My friend, Anne Patton, reads from her novel Full Steam to Canada: A Barr Colony Adventure to my grade ten students, sponsored by the Saskatchewan Writers' Guild. She talks about the writing process, where ideas come from, and the joy of primary research sources.
I'm wishing she would focus on her Fiddle Dancer books, co-authored with Wilfred Burton, which depict the lives of a Metis family because so many of my students are either Metis or have First Nations heritage, but as I remember that we are all treaty people, I am thinking of Anne's immigrant story as a treaty story. Hmmmm. Making me think. What follow-up questions will I ask my students?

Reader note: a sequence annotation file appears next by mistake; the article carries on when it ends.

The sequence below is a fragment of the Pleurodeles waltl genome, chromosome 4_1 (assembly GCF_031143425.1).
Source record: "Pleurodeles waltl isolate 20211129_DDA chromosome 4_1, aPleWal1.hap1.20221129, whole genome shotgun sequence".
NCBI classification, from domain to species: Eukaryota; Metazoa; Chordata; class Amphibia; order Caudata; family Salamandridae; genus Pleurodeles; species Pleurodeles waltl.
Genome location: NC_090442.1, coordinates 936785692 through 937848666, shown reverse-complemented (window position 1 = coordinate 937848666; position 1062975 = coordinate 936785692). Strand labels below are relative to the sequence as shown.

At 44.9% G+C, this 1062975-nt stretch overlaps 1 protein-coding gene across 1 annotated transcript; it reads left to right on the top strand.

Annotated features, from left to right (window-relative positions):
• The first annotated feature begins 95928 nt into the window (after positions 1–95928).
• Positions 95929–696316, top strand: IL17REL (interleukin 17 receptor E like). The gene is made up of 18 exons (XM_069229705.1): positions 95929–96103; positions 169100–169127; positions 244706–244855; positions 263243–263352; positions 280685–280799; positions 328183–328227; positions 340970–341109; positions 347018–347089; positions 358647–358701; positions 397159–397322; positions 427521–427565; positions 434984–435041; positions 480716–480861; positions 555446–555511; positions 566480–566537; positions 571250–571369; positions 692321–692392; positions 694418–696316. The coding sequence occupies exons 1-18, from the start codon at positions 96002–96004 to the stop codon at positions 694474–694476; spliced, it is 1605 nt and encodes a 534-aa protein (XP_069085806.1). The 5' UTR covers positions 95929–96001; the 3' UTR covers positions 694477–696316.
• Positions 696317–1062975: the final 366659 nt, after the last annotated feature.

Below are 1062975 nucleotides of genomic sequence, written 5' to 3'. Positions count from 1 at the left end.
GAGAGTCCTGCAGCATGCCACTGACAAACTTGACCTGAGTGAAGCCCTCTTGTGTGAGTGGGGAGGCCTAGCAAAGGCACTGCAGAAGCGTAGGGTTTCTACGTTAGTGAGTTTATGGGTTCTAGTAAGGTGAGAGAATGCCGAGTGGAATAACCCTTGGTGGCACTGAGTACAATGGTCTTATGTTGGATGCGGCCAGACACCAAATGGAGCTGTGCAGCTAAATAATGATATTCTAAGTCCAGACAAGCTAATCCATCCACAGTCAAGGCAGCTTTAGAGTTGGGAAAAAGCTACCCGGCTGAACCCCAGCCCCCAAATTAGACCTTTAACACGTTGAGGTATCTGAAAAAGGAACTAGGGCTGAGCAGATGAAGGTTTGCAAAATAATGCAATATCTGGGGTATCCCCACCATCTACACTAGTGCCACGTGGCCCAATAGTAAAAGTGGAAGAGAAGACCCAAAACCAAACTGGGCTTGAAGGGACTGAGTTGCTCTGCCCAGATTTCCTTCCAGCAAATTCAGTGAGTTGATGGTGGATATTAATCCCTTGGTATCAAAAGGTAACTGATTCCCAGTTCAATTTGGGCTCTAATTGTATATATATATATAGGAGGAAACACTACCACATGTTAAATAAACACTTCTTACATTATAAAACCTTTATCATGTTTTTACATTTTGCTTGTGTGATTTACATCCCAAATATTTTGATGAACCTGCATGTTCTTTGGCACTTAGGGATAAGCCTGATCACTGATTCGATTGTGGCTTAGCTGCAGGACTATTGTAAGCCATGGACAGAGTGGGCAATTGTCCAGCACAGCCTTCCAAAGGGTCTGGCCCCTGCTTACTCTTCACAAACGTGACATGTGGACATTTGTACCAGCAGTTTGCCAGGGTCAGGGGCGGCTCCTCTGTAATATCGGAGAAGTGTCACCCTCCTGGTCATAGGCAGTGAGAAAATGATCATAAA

Anne talks about the specific details of the Barr Colonists. They were British and did not want to be rubbing shoulders with less worthy immigrants or colonials. They believed they were coming to uninhabited land, wild land, land for the taking. I am wondering what my First Nations students are thinking as Anne describes these colonists' perspectives on the new world. While these colonists were immigrating, First People were being sent to reserves.
After the presentation, I have a side-bar conversation with Anne. She gives me a sneak peak into her sequel in which she has a Metis character, but the main character's mother doesn't want her associating with him, true to the times.
Other books by Anne Patton and Wilfreed Burton